I recently had the opportunity to sit down and chat about the connection between costuming and dramaturgy with Erica Hoelscher, who designed costumes for August Wilson’s Joe Turner’s Come and Gone, being performed at Philadelphia’s Plays and Players theater until February 11, 2012. Erica traveled to Pittsburgh, PA to perform research on the play along with Heather Helinsky, the associate dramaturg on the production (Nelson Barre was the lead production dramaturg for Joe Turner). The conversation gave me a chance to see how research and dramaturgy helps a designer on a project.
Amy Freeman: What was your process for designing for Joe Turner? Did you do research on your own and then did you talk to Heather Helinsky and Nelson Barre, the dramaturgs, and Daniel Student, the director?
Erica Hoelscher: I did research on my own. In fact, it’s pretty much when I learn that I’m going to be designing something or when I’m contracted, as it were, I start my research process. I’ve done a lot of productions, so I’ve collected a lot of work but what I’ve found with Joe Turner is that there has been a lot of new stuff since the last time I did an August Wilson play. That was very exciting to find books and specifically, what I’m looking for, is visual research more so than text. So that’s where I started.
I had done my renderings and pretty much designed the show before we had the chance to go to Pittsburgh. What I found in working with Heather and what was very exciting about working with a dramaturg is that they are never done. They continue researching even after the play is open. To me, the message in that is that you can always do a play again. There’s always something more than you didn’t do the first time, either by choice or by design, or by accident that you can do the second or third or fourth time you do the production. What I really enjoyed about was that even though I had done my renderings and shopped for fabric, I still found more information [in Pittsburgh] that I could then incorporate into my design. I left enough allowance and I left room so that I could still learn from that.
I think the other thing that working with Heather did for me, or just working with a dramaturg in general, was that her interest was not limited to or even focused on the costumes at all. And, so, I was watching her find things out and it did inform my thoughts about the costumes as well. So, where I ended up with that was really feeling that the clothes had to look like they belonged in Pittsburgh. We found a photograph of Pittsburgh in 1910 that showed how filthy and dirty it was there due to the steel industry. That made it critically important to me that the clothes be clothes and not costumes. At the end, they turn a little costume-y, but that was director’s input. For stylistic reasons, he wanted certain things at the end of the play, he wanted to see a progression.
Amy: Can you explain that, what makes something costume-y versus just clothing?
Erica: Clothes are lived in. Clothes belong to the characters and not to the designer. That’s very important to me. It was Robert Edmund Jones who said “get the ‘me” out of your work.” And to me, that’s what a dramaturg really can do for you. Get the me out of your work and it’s not about the designer, it’s about the play.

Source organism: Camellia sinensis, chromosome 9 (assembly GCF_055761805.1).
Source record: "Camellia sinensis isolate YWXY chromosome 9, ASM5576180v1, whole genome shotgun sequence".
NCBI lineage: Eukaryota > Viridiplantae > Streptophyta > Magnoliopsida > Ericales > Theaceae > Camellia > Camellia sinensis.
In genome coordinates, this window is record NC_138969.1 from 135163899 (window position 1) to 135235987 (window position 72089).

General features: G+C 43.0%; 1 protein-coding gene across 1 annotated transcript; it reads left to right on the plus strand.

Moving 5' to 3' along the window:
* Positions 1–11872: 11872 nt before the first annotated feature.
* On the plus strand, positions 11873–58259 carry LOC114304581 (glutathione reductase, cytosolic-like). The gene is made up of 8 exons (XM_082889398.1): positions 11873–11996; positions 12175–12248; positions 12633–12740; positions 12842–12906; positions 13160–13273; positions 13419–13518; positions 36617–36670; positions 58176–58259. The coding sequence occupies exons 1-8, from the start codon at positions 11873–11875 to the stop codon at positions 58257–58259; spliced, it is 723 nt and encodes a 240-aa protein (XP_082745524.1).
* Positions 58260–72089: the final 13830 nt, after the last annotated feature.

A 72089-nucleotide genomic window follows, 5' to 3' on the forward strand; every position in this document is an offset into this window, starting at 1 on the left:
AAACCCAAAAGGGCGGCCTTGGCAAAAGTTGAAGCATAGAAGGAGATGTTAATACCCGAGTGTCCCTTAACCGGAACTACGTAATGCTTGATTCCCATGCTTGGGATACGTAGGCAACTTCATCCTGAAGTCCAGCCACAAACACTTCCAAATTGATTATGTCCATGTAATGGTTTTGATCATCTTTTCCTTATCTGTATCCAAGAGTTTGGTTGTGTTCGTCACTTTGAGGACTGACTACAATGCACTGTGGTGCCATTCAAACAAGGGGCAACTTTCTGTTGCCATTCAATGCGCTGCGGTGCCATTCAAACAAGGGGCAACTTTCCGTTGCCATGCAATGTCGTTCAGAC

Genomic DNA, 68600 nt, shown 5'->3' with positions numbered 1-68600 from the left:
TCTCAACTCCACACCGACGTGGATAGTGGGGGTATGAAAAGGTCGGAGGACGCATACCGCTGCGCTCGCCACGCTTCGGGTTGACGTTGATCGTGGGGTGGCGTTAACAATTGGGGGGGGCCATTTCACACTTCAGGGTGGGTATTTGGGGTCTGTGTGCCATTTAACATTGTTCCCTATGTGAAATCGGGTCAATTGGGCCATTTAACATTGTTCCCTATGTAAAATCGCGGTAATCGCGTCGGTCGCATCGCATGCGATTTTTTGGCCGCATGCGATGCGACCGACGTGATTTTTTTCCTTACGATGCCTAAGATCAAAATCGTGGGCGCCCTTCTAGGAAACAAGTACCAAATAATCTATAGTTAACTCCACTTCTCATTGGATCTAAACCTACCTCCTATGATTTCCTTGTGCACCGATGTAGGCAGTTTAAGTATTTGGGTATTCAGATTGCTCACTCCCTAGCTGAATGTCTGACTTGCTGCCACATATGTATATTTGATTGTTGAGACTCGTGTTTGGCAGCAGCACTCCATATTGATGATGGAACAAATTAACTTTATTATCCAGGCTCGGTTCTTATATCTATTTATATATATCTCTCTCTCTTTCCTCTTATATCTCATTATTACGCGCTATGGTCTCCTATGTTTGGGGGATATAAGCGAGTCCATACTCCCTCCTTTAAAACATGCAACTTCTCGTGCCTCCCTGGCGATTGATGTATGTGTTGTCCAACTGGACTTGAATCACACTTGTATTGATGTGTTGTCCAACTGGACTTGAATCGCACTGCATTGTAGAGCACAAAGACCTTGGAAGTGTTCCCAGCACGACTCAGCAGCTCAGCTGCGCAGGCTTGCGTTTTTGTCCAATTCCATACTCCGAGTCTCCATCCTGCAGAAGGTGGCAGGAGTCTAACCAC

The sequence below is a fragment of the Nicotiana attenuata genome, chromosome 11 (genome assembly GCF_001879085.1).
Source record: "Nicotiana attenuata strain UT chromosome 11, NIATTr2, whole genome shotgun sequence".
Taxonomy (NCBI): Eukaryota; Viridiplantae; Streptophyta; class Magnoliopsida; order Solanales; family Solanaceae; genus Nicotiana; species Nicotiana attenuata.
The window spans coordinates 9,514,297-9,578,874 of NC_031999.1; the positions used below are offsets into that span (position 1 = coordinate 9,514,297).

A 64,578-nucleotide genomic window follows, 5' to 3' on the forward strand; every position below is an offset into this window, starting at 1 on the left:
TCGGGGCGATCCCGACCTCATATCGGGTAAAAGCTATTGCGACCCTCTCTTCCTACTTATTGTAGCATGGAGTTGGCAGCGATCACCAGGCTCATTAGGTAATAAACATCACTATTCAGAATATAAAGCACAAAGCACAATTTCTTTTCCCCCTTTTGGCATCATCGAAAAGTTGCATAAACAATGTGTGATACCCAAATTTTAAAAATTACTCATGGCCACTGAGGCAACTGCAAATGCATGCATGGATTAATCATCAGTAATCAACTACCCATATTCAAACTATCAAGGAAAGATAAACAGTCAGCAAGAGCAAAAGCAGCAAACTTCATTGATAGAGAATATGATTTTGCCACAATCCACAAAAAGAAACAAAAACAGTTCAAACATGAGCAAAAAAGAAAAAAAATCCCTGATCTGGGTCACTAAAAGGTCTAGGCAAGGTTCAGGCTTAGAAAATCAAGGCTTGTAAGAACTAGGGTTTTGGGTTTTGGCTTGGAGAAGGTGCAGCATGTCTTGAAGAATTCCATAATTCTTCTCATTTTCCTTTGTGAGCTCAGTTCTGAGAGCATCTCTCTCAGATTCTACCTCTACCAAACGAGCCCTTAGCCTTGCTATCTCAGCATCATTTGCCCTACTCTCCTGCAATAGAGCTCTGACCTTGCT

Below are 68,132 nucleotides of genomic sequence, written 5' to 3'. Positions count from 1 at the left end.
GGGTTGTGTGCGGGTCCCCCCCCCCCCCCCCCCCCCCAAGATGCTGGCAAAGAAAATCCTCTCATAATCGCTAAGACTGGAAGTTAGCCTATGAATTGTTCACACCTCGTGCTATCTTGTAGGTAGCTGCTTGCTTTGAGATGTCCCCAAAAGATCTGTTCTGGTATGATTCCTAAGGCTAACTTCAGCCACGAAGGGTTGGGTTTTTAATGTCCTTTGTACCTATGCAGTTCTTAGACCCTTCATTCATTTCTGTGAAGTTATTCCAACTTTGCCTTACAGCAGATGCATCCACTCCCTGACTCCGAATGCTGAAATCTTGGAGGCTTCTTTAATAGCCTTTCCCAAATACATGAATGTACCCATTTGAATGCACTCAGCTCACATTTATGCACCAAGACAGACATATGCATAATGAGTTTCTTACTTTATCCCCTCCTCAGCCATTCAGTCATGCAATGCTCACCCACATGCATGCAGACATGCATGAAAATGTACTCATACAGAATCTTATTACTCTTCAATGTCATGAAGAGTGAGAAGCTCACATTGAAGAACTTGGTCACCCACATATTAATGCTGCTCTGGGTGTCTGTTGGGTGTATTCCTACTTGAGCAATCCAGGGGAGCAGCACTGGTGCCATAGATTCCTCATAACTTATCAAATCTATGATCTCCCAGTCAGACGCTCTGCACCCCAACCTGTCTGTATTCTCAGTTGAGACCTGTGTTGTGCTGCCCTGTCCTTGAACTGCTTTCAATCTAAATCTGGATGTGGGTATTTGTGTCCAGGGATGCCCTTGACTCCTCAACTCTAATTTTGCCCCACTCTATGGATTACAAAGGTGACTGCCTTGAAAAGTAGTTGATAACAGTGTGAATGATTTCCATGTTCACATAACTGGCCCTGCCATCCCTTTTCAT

Amy: Can you talk about what happened in Pittsburgh and maybe the connection, how you ended up going there?
Erica: The play is set in Pittsburgh and it’s rare that a designer, or anyone in theater gets to visit the locale of the play. Of course, we can’t transport ourselves back in time, which would be handy-dandy, so being in the location at least lets you see what’s left of 1911 Pittsburgh. It’s available, if you search it out.
Amy: Is there a lot left?
Erica: There’s more there than any place else. I knew that, that was kind of a gimme. I knew I wanted to go there and the benefit of having Heather along was that, here was a person really disconnected from what I was doing but really connected to the world of the play and of the playwright. Some of the most informative and exciting things that happened were just our conversations in the car on the way there. We discovered our similar interests and our similar attitudes or opinions about Wilson and the play and where we were coming from with it. That was all the plan that we really made. We didn’t schedule our time to the nth degree, we just went with it. She had good ideas of where to start and I was depending on that.
Amy: Where did you go?
Erica: Our first stop was the Carnegie Library. We to the library and could have stayed there the whole time, they had such a wide array. But what we found was the Pittsburgh Courier on microfilm. That was not available in 1997, I think, the last time I was there. That was very exciting.
Actually, I think the first place we went to was the Heinz History Center. Heather knew that they had this book. There’s been a recent publication about August Wilson and his connection to Pittsburgh and all of the locations in Pittsburgh that have to do with his plays and life. So we went and got that book and accidentally stumbled upon an exhibit of the Pittsburgh Courier. That had a lot of photographs available. We stopped by the Heinz History Center Library, which is where we found the photograph [from 1910] that I mentioned a minute ago.